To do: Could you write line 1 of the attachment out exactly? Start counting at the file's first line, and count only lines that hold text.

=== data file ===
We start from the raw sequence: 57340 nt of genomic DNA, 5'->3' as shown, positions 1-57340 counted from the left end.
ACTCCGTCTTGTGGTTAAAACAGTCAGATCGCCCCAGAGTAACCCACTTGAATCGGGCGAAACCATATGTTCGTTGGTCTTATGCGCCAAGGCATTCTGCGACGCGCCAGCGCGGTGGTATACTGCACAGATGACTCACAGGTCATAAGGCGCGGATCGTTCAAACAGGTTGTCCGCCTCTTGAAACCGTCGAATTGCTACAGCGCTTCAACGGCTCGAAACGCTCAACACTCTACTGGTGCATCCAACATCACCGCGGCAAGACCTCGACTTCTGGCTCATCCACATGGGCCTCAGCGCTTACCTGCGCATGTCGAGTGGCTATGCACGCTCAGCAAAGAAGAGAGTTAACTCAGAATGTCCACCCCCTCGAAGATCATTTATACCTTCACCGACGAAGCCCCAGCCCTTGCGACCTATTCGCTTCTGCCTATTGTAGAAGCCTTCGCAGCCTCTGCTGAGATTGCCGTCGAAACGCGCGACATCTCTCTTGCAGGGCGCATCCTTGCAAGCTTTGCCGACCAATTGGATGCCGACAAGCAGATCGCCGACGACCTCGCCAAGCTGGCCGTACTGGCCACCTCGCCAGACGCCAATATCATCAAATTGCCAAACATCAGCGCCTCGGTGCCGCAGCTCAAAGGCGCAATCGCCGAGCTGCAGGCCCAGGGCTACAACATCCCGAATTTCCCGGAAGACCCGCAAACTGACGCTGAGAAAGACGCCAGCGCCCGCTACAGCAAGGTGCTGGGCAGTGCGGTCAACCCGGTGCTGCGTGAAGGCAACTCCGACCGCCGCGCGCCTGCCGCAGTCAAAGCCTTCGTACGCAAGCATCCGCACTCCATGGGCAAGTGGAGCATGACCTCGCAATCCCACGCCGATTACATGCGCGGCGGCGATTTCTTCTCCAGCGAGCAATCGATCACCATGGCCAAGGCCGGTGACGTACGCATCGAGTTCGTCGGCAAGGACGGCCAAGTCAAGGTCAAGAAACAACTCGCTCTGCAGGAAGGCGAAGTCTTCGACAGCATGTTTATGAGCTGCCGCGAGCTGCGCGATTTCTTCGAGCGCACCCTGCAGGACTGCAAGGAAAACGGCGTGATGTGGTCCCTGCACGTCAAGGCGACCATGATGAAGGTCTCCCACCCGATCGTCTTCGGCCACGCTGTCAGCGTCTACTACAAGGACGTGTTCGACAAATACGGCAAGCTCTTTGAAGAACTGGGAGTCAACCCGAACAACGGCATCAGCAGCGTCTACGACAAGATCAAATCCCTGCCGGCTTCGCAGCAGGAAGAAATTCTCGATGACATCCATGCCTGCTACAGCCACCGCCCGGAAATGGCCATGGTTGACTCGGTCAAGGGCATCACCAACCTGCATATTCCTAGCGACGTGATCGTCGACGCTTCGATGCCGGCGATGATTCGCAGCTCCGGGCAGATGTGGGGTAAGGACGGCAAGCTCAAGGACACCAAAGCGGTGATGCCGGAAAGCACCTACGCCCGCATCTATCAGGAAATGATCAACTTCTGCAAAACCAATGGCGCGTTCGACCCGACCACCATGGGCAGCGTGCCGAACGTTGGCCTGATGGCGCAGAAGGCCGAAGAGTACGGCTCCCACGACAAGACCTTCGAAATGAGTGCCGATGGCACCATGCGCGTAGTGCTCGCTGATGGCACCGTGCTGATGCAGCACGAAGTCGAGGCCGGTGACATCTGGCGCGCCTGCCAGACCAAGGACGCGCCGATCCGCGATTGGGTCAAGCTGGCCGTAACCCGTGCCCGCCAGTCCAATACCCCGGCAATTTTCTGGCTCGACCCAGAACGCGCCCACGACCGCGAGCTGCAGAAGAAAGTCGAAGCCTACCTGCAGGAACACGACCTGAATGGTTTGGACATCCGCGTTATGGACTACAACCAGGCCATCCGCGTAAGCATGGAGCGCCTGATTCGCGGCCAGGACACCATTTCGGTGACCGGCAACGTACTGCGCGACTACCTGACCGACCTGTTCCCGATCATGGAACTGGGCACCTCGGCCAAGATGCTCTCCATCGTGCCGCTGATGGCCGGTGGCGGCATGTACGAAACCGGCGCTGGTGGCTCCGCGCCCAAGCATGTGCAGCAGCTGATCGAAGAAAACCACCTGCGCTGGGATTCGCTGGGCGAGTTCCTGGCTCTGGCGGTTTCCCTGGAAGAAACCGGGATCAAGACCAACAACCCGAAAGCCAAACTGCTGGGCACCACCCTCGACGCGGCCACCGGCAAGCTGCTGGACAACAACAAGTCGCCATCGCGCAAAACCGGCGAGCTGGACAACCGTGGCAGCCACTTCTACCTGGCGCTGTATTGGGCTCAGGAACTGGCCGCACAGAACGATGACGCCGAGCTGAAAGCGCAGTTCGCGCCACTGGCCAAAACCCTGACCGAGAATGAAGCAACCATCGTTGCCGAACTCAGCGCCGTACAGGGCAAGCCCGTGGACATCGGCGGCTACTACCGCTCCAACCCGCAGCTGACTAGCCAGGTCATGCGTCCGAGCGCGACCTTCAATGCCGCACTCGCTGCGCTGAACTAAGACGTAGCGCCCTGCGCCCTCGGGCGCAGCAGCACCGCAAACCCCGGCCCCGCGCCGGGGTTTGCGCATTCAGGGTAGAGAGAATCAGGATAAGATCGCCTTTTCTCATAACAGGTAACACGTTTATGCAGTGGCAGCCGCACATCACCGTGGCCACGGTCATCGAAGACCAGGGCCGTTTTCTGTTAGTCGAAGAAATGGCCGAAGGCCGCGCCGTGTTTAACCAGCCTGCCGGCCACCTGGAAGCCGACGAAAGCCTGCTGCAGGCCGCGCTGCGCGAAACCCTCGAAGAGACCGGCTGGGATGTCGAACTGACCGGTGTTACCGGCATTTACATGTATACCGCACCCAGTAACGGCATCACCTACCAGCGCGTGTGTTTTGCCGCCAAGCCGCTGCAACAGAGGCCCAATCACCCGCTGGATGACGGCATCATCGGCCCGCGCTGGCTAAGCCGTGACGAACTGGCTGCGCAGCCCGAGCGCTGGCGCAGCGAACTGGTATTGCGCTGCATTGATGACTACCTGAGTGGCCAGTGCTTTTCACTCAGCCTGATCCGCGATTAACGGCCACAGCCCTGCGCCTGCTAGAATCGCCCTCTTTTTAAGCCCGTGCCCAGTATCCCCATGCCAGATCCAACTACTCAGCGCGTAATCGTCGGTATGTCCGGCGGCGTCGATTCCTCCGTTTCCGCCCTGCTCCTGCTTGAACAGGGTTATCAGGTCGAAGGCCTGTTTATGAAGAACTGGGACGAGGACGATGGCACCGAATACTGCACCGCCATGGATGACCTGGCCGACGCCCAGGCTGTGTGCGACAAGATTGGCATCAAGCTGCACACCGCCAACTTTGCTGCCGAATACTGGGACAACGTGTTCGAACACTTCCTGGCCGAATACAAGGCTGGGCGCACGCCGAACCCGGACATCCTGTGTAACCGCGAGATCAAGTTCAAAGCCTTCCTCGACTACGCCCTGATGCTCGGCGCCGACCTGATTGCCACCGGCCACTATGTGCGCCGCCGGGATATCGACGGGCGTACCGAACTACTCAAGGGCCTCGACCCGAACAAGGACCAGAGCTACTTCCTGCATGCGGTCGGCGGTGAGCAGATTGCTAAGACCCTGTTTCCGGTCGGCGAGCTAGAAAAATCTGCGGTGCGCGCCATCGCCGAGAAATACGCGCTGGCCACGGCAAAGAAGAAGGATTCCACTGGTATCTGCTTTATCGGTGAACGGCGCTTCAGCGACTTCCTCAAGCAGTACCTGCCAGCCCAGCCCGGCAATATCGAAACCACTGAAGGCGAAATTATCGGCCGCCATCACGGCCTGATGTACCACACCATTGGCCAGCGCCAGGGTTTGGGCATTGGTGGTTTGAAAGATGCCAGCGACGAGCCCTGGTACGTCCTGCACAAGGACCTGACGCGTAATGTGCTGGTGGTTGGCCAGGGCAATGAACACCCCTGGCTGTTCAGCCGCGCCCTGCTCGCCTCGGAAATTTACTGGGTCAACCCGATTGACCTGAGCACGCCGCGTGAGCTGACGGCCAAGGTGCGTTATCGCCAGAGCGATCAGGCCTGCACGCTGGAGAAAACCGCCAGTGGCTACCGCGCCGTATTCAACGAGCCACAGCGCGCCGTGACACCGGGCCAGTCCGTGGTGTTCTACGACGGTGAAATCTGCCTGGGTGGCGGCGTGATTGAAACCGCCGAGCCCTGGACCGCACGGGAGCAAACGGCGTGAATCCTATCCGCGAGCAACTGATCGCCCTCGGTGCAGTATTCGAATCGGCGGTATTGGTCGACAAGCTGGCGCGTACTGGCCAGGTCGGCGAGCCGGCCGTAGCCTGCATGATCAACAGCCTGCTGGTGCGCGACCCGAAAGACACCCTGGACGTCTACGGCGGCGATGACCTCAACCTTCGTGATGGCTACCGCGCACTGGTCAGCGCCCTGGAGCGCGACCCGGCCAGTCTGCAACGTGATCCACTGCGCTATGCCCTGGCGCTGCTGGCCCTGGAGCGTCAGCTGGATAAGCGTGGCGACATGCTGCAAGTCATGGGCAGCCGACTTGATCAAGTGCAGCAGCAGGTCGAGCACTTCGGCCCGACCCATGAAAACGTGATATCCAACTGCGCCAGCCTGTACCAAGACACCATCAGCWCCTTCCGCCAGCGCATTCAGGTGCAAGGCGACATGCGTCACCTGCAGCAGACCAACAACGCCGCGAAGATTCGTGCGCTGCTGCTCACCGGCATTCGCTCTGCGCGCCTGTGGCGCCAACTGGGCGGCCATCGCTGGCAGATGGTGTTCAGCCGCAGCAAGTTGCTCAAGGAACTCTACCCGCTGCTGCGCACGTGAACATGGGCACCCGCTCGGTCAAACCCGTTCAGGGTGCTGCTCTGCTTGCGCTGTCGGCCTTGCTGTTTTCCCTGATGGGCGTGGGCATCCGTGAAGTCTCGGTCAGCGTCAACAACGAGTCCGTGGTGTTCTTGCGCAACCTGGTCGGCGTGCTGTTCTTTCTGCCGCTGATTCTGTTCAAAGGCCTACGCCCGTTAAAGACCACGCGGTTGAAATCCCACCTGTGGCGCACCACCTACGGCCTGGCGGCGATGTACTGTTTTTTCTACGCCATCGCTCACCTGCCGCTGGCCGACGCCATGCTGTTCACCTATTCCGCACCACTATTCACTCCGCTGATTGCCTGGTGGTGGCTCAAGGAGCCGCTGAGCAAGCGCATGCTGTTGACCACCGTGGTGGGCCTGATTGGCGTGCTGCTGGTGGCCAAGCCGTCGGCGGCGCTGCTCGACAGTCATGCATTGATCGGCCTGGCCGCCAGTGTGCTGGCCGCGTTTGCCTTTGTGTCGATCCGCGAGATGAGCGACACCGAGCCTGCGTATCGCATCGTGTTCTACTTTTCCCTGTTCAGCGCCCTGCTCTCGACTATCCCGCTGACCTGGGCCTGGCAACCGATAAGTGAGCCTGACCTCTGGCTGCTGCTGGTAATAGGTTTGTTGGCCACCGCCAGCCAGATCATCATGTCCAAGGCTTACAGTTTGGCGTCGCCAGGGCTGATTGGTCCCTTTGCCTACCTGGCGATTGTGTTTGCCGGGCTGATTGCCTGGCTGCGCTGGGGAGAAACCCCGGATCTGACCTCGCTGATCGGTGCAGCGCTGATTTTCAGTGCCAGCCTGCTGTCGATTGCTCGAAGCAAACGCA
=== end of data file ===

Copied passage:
We start from the raw sequence: 57340 nt of genomic DNA, 5'->3' as shown, positions 1-57340 counted from the left end.